Voters have 3 choices in deciding fate of historic GAR building
Peterborough residents will weigh three options for what to do with the vacant GAR Hall at town meeting in May.. (Staff photo by Dave Anderson) Purchase photo reprints at Photo Finder »
PETERBOROUGH — Deciding what to do with the town-owned GAR Hall on Grove Street could be a challenge for voters at the open session of Town Meeting on May 15. Three articles about the historic downtown building will be on the warrant, each offering a different solution.
Last year, the Select Board agreed to sell the building, which had been vacant for about a year after Club Cannon, a youth program run by the Creating Positive Change organization, was shut down. Peterborough residents Jason and Rebecca Hackler had offered to buy the property for $100, with plans to renovate the building as a private residence. The Hacklers submitted the lone offer when the board put the building up for sale. But in September, the N.H. Attorney General’s Office ruled that the sale would violate the terms of the agreement made when the building was given as a gift to the town by the Peterborough Academy in 1899. That agreement stipulated that the building be held forever by the town for use as a park and memorial. The Attorney General’s Charitable Trust Division said the building should be put on the market at its appraised value, which is around $172,000.
Voters will be faced with three options in May.
Put it up for sale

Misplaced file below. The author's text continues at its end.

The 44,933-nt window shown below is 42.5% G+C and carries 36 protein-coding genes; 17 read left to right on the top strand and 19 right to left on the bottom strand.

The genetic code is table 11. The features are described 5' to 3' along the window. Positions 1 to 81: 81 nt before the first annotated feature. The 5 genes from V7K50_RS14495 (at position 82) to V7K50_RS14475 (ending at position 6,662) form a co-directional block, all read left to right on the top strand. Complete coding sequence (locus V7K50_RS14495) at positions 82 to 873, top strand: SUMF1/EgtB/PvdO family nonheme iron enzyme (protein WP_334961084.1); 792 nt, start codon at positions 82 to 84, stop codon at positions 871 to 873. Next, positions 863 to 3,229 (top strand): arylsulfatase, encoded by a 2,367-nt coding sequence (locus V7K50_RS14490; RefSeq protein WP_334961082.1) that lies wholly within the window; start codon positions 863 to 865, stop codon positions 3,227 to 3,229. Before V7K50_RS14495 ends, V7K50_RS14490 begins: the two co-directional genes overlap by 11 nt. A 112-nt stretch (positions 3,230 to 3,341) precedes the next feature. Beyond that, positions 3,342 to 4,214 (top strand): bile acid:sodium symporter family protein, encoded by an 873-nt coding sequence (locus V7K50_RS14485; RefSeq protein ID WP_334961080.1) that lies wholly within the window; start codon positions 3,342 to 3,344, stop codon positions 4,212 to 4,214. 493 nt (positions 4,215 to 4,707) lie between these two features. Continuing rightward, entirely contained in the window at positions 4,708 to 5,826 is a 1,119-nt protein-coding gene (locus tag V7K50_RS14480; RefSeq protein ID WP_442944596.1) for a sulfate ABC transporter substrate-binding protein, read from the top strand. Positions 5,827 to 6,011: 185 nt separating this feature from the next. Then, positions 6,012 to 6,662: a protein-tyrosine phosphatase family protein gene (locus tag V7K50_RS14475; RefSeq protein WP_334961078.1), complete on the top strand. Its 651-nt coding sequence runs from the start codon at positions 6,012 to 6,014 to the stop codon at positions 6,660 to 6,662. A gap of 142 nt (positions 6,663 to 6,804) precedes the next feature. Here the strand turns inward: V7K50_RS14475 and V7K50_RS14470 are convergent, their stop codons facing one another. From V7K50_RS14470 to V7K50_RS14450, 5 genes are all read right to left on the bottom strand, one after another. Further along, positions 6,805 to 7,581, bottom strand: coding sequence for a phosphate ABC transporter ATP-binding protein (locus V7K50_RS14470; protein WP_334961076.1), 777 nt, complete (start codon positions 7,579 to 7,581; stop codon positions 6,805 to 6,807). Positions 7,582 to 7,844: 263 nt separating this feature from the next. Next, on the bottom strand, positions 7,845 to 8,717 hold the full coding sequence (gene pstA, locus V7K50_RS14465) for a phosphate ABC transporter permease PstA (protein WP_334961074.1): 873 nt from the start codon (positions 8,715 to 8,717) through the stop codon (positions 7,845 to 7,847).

The Select Board and the Budget Committee are recommending Article 10, which would authorize the Select Board to put the building on the market immediately, with an asking price of $172,000. A historic preservation easement would be required to protect the exterior of the building and the statue, cannons and cannonballs on the front lawn would remain the property of the town.
At the April 9 Select Board meeting, Public Works Director Rodney Bartlett said that price might be unreasonable.
“In my mind, would we ever get this amount? Probably not,” Bartlett said. “We’d want to get additional appraisals to give to the Attorney General’s office.”
According to Bartlett, if no offers for the full asking price are received after one year, the town should be free to sell the building for the highest offer, because it will have satisfied the Attorney General’s office that an effort was made to sell for the appraised value.
The building would have to continue to be mothballed, which costs at least $30,000 a year, until a sale takes place. The Select Board estimates the cost to taxpayer for this option would be 5 cents per $1,000 assessed value, or $10 a year for the owners of a house assessed at $200,000.
Upgrade the building
Members of the Heritage Commission are leading an effort in support of a different alternative. Article 5 on the warrant calls for appropriating $300,000 to renovate the building so it meets building codes and complies, both inside and out, the Americans with Disabilities Act requirements. The building would remain the property of the town and could be rented or leased, which could help offset the cost. A $300,000 bond over five years would cost $66,000 per year, adding 11 cents per $1,000 to the tax rate or $22 a year for a $200,000 home.
In a statement sent to the Ledger-Transcript, Heritage Commission members wrote that they envision a mix of uses for the building. They said it could provide office or archive space for small organizations and town committees and a shared meeting hall. They wrote, “The hall’s history as a school would make an educational component appropriate — as a space for educational offerings organized by nonprofits, or for quiet after-school study or tutoring (surely kids won’t need parking). Wall space could be used as a rotating gallery for various school projects or historic exhibitions.”